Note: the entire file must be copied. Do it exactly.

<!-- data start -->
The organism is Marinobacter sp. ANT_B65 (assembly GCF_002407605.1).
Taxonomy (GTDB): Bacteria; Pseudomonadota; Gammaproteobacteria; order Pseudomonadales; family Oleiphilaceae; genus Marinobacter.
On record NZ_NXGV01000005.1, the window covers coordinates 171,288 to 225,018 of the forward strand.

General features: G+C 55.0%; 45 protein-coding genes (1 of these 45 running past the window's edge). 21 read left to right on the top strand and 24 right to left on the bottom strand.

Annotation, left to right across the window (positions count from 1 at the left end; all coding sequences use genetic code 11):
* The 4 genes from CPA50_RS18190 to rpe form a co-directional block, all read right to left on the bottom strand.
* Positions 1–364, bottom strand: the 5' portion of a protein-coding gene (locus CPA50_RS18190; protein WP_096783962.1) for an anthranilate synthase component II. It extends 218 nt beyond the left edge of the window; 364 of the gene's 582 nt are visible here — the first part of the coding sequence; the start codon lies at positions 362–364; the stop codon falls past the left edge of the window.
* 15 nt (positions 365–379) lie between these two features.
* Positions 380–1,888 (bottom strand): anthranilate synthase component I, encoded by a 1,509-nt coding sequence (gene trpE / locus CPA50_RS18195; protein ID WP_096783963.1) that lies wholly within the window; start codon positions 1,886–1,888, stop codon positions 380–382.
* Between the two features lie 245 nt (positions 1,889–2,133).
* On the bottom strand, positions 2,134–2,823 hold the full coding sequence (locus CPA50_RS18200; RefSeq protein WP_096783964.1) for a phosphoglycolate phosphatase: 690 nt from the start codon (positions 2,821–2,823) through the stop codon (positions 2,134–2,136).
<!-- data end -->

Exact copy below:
The organism is Marinobacter sp. ANT_B65 (assembly GCF_002407605.1).
Taxonomy (GTDB): Bacteria; Pseudomonadota; Gammaproteobacteria; order Pseudomonadales; family Oleiphilaceae; genus Marinobacter.
On record NZ_NXGV01000005.1, the window covers coordinates 171,288 to 225,018 of the forward strand.

General features: G+C 55.0%; 45 protein-coding genes (1 of these 45 running past the window's edge). 21 read left to right on the top strand and 24 right to left on the bottom strand.

Annotation, left to right across the window (positions count from 1 at the left end; all coding sequences use genetic code 11):
* The 4 genes from CPA50_RS18190 to rpe form a co-directional block, all read right to left on the bottom strand.
* Positions 1–364, bottom strand: the 5' portion of a protein-coding gene (locus CPA50_RS18190; protein WP_096783962.1) for an anthranilate synthase component II. It extends 218 nt beyond the left edge of the window; 364 of the gene's 582 nt are visible here — the first part of the coding sequence; the start codon lies at positions 362–364; the stop codon falls past the left edge of the window.
* 15 nt (positions 365–379) lie between these two features.
* Positions 380–1,888 (bottom strand): anthranilate synthase component I, encoded by a 1,509-nt coding sequence (gene trpE / locus CPA50_RS18195; protein ID WP_096783963.1) that lies wholly within the window; start codon positions 1,886–1,888, stop codon positions 380–382.
* Between the two features lie 245 nt (positions 1,889–2,133).
* On the bottom strand, positions 2,134–2,823 hold the full coding sequence (locus CPA50_RS18200; RefSeq protein WP_096783964.1) for a phosphoglycolate phosphatase: 690 nt from the start codon (positions 2,821–2,823) through the stop codon (positions 2,134–2,136).